Chinatown: Gateway to L.A. Art and Architecture (No Car Needed!)

Building in Chinatown, Los Angeles

I lived in Los Angeles for several years and love the historic downtown neighborhoods that most tourists miss. Chinatown is one of them. It is smaller and gets fewer visitors than it’s counterpart in San Francisco, but I think it is much more interesting, and a good starting point for travelers who love art, design and urban history.

The neighborhood is not the original location of the Chinese neighborhood but was relocated to the area after  the original was razed in the 1930s for construction of Union Station. There are a few requisite tourist shops, but also many Chinese and Taiwanese-oriented local markets and nonprofit organizations, catering to the numerous elderly Chinese residents who still live there–though many have moved out to the Asian suburban enclaves of Monterey Park, Rosemead and San Gabriel (definitely worth a visit for a taste of modern Chinese-American life in California)! The Chinatown area and surrounding neighborhoods are currently home to many Central American and Armenians immigrants, and their ethnically-oriented businesses.


Chinatown’s main plaza has well-restored architecture of the mid-century–a good mix of the kitschy and historic. There has been a lot of effort to preserve the historic architecture in the neighborhood, being very close to the original Spanish colonial roots of the city at Olvera Street. In the past decade, Chinatown has gentrified, drawing creative types including artists, designers and DJs. Many locals visit it for the many art studios and trendy bars, many using the rich colors and decor of the buildings’ facades.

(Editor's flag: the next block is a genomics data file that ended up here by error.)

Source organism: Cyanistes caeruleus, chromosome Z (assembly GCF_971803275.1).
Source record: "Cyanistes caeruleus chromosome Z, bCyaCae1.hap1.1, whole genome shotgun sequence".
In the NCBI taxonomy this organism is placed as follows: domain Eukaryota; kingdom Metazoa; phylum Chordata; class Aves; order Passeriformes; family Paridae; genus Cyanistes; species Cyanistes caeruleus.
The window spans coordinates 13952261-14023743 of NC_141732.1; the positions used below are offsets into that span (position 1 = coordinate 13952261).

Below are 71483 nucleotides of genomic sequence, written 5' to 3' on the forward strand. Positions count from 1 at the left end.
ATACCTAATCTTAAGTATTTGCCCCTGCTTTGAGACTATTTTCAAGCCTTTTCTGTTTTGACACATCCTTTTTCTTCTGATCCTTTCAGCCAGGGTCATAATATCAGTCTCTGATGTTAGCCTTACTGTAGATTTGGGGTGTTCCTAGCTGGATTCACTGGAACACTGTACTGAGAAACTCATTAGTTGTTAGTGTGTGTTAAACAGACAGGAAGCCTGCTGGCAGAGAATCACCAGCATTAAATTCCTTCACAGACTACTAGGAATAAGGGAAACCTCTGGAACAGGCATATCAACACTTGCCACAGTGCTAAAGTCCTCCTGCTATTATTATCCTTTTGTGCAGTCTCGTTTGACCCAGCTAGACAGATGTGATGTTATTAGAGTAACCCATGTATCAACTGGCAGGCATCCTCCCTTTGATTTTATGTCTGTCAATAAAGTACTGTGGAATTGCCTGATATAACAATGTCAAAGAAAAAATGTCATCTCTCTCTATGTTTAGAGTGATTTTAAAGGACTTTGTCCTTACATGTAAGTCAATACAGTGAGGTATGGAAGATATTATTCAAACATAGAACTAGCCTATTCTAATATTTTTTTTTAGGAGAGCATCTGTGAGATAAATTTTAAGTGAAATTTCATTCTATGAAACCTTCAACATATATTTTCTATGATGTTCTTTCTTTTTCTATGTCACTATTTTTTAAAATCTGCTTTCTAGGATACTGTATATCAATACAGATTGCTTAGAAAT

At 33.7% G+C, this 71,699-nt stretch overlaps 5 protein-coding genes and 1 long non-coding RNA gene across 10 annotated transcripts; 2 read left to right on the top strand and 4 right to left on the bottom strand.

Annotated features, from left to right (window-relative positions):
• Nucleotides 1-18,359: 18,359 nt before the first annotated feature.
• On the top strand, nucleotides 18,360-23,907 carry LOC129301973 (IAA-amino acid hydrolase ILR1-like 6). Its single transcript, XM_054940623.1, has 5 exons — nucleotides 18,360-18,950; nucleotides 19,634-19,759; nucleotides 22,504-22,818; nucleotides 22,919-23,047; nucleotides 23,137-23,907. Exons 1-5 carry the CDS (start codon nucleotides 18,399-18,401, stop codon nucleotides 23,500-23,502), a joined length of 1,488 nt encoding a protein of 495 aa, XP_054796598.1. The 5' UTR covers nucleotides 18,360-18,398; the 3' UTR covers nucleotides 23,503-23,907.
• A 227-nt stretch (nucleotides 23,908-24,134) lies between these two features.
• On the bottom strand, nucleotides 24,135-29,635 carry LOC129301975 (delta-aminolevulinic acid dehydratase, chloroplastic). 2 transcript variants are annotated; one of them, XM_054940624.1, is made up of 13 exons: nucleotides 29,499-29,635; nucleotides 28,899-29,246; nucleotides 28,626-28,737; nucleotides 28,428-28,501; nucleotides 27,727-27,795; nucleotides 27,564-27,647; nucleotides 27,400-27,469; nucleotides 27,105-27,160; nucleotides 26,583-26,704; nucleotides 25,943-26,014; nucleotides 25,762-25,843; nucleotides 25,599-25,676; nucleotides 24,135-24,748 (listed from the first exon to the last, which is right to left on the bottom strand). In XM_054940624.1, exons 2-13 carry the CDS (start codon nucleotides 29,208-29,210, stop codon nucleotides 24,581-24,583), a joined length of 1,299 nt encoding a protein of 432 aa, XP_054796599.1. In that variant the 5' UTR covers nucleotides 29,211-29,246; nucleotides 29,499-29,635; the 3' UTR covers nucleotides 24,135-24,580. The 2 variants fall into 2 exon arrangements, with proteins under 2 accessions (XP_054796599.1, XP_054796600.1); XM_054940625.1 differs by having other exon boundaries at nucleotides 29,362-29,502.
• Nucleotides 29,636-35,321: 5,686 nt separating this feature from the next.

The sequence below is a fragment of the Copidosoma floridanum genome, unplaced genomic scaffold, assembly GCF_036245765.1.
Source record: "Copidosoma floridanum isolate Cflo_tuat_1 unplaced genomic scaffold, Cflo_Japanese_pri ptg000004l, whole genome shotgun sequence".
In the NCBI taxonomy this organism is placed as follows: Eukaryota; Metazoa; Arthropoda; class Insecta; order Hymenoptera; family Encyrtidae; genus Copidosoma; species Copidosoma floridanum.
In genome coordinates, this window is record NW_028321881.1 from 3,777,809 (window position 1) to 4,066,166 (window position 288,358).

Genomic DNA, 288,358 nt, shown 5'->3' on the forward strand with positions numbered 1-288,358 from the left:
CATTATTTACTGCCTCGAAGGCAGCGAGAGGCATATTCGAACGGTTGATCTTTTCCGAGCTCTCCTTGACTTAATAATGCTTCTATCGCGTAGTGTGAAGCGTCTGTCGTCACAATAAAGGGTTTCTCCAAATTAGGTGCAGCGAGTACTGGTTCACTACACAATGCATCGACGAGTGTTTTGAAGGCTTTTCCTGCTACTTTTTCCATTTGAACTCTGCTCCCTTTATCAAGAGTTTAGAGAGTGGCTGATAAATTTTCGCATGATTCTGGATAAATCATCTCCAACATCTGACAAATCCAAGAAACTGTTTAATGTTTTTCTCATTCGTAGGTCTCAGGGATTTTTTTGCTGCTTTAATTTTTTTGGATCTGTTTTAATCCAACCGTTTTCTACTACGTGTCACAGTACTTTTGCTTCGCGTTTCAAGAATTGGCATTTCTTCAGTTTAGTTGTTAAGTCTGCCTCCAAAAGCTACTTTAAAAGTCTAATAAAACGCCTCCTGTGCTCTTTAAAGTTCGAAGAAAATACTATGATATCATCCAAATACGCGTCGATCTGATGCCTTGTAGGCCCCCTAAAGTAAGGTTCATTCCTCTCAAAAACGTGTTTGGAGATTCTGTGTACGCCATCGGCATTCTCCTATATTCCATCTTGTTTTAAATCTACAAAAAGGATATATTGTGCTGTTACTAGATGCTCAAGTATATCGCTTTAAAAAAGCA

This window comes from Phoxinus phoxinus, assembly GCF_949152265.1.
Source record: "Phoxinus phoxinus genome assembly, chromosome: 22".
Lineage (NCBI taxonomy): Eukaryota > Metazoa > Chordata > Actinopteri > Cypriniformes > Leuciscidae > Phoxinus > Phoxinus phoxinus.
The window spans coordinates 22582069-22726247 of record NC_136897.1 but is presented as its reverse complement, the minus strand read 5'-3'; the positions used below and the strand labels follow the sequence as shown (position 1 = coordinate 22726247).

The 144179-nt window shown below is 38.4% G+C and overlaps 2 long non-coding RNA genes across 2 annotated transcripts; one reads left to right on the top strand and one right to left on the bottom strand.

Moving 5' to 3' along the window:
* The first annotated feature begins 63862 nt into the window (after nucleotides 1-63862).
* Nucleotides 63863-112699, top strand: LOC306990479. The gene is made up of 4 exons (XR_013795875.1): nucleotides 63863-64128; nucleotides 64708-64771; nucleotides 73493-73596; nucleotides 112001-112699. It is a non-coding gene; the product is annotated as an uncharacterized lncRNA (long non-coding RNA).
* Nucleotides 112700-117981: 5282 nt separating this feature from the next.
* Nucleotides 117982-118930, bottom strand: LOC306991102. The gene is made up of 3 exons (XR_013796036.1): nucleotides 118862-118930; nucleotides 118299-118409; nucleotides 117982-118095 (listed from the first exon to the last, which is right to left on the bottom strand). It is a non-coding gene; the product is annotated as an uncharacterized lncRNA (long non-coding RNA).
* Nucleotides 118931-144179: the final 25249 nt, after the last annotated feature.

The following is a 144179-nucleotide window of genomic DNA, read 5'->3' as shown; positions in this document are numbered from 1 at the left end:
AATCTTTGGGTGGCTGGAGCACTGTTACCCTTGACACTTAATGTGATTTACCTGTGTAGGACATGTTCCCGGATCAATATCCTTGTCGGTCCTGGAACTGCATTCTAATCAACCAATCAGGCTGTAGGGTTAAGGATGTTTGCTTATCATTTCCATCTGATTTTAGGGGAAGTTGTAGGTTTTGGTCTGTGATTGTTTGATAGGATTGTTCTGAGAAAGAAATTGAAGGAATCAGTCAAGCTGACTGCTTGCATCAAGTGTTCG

The best part of the neighborhood that Chinatown is easily accessible without a car by LA’s awesome MTA rail system, on the Gold Line just one stop north of Union Station. This is one of the original rail routes from Southern California’s fabled Red Car trolley system–in the early 1900’s, LA had the best public transit system in the United States!

From Union Station you can easily visit the other art and architecture hubs of Downtown like the massive Brewery Arts complex (home to the 2x annual Brewery Arts Walk), Little Tokyo, and the Downtown LA Arts District, a former rail yard turned art and design center, home to Sci-Arc, the Southern California Institute of Architecture.

So don’t miss this area when you’re there! Also, don’t believe that you need to have a car to visit Los Angeles!

Have you been to LA’s Chinatown? And what are your favorite art and architecture sites in Los Angeles?

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